On The Efficacy of Happy Thoughts

We’ve all gotten the message from a well-meaning coworker or friend: they’ve heard of some misfortune or illness you’ve suffered and they tell you that you’re “in their thoughts” or that they are “sending you positive feelings.” You’re left wanting to thank them but wondering just what, exactly, such a sentiment actually means.

The power of positive thinking is undeniable. People who are forever preoccupied with failure are extremely good at avoiding risk, and consequently, success. People who think big and have an indomitable spirit see obstacles as nothing more than rungs on the ladder of achievement and tend to accomplish big things. They may trip along the way, but they make forward progress (even if by falling) and thus realize the fruits of their efforts.

Positive thinking is also helpful for those fighting a grave illness or injury. Stories abound about people fighting for their life against this condition or that, and those with the strongest will to live often cheat the odds and tip the balance toward living in the fight between life and death. A recent study even indicates that a positive attitude and sense of humor may actually extend our longevity. In my mind, there’s very little doubt that mind over matter…matters.

But if thinking positively can have such a profound effect on your own life, what of thinking positively on behalf of others? I’m not talking about offering a person going through a crisis good advice, or rousing your team with an inspired pep-talk; I’m speaking of the mental exercise of sending “good vibes” in the direction of someone experiencing hard times. To me, this sounds a great deal like what many people call prayer. Only not. It’s directed from person-to-person, rather than from person-to-God-to-person. As such, I can’t help but wonder why a person would skip the God step in this equation unless they either:

a.)    Don’t believe in Him

b.)    Are afraid that others might be offended if they were to admit that they do believe.

Option “b” may not be particularly courageous, but it is, at least, understandable. Option “a,” though? To not believe in God but offer to do something that looks very much like praying just doesn’t make any sense.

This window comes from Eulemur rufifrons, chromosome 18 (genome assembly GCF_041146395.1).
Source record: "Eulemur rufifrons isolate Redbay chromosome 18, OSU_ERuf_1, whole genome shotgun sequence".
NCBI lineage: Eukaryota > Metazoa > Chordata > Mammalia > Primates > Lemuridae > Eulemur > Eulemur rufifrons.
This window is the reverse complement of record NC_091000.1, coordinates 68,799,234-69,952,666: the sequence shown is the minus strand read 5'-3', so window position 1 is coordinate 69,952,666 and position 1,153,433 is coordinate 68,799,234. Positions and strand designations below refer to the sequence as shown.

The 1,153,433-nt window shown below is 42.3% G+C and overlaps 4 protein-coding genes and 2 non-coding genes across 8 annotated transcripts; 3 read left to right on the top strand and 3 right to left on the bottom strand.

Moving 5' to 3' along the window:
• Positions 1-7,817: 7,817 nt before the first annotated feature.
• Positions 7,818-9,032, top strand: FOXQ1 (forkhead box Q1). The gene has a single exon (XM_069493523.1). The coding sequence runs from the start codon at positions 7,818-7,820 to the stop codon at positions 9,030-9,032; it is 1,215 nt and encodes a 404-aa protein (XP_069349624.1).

If a person has no faith in God and ergo, no confidence in the power of prayer, what possible belief could they have in the efficacy of “good thoughts?” What would their ontological explanation be for the delivery method of said thoughts, vibes, or feelings? How would these be transmitted through the other toward a person in need? And would this ontology admit the possibility of sending bad thoughts, vibes, and feelings to some ill-effect? Is this some sort of magical power, a variation on spell-casting, or a form of extra-sensory perception? Or is it merely a form of rather lazy wishful thinking – the idea that one can affect the condition of another through sheer force of will without actually doing anything?

To an unbelieving world, prayer is controversial, its power is in dispute, and even amongst its most devoted practitioners its results vary widely. All the same, it strikes me as the more intellectually honest option, even for the not-so-faithful. The saying that there are “no atheists in foxholes” seems to apply here. Believing that there is a higher power in the universe that can be called upon to right wrongs, heal the sick, and help those in need may seem like childish mysticism to the skeptic, but it makes far more sense than merely thinking or wishing that something will change and actually expecting to see an observable outcome. If that sort of thing worked, nobody would ever get a speeding ticket or watch their football team lose a game.